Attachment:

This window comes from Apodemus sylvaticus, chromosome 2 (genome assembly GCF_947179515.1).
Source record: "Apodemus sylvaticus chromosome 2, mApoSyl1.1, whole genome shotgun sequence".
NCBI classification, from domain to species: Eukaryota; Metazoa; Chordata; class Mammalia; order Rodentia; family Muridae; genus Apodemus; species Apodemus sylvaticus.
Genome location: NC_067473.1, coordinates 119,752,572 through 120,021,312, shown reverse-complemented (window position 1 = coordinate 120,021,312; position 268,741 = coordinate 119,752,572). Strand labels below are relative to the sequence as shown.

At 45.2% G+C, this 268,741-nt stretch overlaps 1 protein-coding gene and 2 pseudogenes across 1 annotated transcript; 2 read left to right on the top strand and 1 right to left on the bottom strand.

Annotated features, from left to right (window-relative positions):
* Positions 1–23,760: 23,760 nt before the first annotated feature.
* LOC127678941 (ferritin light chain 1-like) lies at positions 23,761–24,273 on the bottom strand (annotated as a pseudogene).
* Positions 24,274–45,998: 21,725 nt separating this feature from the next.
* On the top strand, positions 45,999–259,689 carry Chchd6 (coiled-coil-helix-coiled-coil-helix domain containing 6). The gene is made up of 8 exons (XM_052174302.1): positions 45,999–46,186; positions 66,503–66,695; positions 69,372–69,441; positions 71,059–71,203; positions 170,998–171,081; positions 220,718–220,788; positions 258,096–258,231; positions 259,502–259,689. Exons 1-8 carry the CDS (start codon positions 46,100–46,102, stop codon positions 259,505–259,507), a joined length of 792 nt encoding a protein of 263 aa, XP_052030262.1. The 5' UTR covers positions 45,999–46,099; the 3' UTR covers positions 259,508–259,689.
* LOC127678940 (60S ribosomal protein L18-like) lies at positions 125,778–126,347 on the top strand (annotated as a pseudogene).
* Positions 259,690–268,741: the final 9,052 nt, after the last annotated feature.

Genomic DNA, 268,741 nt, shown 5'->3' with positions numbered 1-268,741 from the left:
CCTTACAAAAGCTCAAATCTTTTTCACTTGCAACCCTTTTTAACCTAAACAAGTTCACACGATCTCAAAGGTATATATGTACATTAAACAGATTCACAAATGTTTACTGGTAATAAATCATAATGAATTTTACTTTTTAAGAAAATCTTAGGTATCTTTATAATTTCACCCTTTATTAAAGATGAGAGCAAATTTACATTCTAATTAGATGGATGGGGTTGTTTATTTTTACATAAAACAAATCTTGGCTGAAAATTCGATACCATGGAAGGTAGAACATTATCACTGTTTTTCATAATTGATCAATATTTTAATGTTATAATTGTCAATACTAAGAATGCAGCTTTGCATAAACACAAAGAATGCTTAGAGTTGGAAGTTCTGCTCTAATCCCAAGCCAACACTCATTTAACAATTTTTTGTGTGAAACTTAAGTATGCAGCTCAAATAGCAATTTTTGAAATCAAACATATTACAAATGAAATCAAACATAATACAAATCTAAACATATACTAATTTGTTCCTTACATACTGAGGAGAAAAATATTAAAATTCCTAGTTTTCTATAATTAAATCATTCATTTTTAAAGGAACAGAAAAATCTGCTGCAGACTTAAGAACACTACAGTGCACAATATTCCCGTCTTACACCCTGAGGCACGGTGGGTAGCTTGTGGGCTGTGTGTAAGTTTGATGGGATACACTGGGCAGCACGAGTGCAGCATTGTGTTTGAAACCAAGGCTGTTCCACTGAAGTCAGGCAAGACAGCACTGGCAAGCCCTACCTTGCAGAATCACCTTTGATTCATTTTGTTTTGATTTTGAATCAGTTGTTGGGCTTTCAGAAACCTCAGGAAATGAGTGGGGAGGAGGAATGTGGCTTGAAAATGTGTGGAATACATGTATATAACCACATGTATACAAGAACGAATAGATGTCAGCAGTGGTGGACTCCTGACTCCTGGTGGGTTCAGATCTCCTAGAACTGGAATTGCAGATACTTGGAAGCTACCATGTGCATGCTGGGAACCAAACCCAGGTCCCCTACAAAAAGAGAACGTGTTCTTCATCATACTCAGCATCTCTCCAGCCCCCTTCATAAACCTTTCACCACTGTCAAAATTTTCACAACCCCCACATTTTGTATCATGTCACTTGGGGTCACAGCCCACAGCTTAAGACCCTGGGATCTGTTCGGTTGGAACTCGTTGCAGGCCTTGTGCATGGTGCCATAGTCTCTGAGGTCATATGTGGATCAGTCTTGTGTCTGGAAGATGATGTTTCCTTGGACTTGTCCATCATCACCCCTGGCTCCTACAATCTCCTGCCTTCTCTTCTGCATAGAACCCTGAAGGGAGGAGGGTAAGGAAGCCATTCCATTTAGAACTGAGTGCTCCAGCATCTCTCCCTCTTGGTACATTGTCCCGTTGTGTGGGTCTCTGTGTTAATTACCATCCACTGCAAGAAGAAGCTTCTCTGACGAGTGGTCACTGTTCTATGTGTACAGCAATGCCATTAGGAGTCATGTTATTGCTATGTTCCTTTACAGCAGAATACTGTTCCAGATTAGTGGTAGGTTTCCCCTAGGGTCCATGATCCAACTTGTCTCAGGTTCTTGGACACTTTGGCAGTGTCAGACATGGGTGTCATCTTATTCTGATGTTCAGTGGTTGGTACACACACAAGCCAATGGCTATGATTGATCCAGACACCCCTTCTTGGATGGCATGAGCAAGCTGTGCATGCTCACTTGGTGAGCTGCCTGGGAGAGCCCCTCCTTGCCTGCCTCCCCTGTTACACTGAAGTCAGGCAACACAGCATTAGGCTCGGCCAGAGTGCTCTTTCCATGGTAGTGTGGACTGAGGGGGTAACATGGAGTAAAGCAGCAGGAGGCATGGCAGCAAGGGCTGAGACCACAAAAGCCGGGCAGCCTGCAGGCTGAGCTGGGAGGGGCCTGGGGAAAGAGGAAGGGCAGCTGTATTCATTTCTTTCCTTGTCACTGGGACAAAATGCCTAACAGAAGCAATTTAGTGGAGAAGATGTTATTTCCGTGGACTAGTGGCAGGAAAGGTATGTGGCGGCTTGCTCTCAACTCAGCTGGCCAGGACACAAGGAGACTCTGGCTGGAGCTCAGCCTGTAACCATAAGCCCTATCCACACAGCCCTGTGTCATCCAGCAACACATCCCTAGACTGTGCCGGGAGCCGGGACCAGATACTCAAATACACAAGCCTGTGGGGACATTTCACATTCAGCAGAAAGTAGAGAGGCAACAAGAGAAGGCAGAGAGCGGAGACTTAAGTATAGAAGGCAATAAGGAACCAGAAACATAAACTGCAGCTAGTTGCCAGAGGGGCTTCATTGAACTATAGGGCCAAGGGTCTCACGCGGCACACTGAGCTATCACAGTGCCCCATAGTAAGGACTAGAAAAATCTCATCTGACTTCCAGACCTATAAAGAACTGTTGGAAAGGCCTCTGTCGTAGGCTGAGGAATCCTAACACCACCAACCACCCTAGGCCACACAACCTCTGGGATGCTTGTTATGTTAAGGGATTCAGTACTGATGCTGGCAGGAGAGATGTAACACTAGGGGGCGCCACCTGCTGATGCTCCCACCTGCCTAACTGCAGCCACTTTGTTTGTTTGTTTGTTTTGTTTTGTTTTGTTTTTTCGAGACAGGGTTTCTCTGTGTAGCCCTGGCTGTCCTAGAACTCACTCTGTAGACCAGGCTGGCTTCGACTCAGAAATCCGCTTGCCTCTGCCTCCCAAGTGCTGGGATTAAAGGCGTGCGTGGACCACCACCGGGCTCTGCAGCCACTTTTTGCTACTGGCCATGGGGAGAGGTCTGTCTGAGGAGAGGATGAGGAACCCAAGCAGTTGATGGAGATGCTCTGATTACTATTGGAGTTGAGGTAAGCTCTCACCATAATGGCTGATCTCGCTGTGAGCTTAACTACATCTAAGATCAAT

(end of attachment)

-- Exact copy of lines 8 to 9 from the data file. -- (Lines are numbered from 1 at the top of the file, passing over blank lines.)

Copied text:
* LOC127678941 (ferritin light chain 1-like) lies at positions 23,761–24,273 on the bottom strand (annotated as a pseudogene).
* Positions 24,274–45,998: 21,725 nt separating this feature from the next.